Williams, the company behind the Atlantic Sunrise Pipeline, has officially filed its application with federal regulators to build about 200 miles of new pipeline in Pennsylvania.

Currently, there aren’t enough pipelines built to move gas produced in the Marcellus and Utica shales to other markets. The project is just one of many big pipeline projects in the works to move the glut of gas.

If built, the Atlantic Sunrise would move gas from northeastern Pennsylvania to the eastern seaboard.

It would move through 10 counties: Columbia, Lancaster, Lebanon, Luzerne, Northumberland, Schuylkill, Susquehanna, Wyoming, Clinton and Lycoming.

The pipeline has faced intense opposition, especially from groups and residents in Lancaster County, since a pre-filing was made more than a year ago.

PublicSource recently wrote about Native Americans protesting the pipeline. Farmers, environmentalists and local residents oppose it and cite concerns about the environment, safety and property values.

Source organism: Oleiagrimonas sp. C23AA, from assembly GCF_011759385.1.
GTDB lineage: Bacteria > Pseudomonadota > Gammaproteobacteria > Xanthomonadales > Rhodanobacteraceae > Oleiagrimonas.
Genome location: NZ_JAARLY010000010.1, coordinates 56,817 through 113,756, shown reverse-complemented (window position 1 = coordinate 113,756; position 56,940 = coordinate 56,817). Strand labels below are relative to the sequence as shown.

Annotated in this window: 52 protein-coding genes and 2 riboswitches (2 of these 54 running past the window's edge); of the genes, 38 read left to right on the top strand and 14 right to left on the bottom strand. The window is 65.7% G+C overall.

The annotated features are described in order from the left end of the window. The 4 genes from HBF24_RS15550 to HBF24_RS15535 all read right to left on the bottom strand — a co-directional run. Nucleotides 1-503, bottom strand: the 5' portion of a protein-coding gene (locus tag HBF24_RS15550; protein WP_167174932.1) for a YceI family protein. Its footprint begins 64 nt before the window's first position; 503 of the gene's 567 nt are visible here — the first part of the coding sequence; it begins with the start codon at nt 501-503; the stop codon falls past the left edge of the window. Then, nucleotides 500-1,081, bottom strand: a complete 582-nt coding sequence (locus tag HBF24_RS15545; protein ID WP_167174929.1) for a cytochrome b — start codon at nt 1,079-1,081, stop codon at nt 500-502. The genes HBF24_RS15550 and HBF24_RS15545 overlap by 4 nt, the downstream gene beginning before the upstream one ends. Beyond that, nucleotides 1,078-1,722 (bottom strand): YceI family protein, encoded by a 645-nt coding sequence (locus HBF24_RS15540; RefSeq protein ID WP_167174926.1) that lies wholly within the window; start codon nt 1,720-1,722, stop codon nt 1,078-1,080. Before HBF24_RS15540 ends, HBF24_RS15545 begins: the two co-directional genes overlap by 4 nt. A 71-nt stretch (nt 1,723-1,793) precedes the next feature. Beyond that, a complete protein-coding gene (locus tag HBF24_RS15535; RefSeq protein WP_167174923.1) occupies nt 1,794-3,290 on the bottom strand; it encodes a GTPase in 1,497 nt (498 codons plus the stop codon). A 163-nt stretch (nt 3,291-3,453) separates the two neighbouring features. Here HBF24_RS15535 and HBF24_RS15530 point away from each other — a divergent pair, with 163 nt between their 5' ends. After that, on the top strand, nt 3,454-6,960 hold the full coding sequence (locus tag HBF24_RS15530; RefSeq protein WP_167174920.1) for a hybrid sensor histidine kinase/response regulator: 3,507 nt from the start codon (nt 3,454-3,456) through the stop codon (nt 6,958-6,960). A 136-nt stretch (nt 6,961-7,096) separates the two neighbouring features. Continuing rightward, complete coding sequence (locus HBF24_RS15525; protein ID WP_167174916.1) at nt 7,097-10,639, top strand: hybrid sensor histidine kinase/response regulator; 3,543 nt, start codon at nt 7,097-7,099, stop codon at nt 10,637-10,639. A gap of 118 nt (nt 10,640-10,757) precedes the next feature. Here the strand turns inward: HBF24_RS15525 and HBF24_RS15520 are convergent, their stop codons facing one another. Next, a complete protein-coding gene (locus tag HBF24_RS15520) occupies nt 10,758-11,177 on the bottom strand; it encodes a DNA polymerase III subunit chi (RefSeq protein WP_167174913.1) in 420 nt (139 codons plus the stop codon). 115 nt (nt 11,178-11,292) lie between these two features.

Williams has made several changes to the pipeline’s route in response to public feedback, according to StateImpact PA.

“The construction and operation of the proposed facilities will not have a significant impact on human health or the environment,” Williams wrote in its application. “The public benefits of the project are far more substantial than the potential adverse effects.”

The company seeks approval from the Federal Energy Regulatory Commission (FERC) by April 2016, so the pipeline can be up and running by July 2017.

To see new maps of its proposed route, check out the pipe’s FERC filing here and search for docket number CP15-138.

Reach Natasha Khan at 412-315-0261 or nkhan@publicsource.org. Follow her on Twitter @khantasha.

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Natasha is PublicSource's creative director. She runs the organizations visuals team, edits and produces interactive graphics, data visualizations and web packages for PublicSource. She manages the website...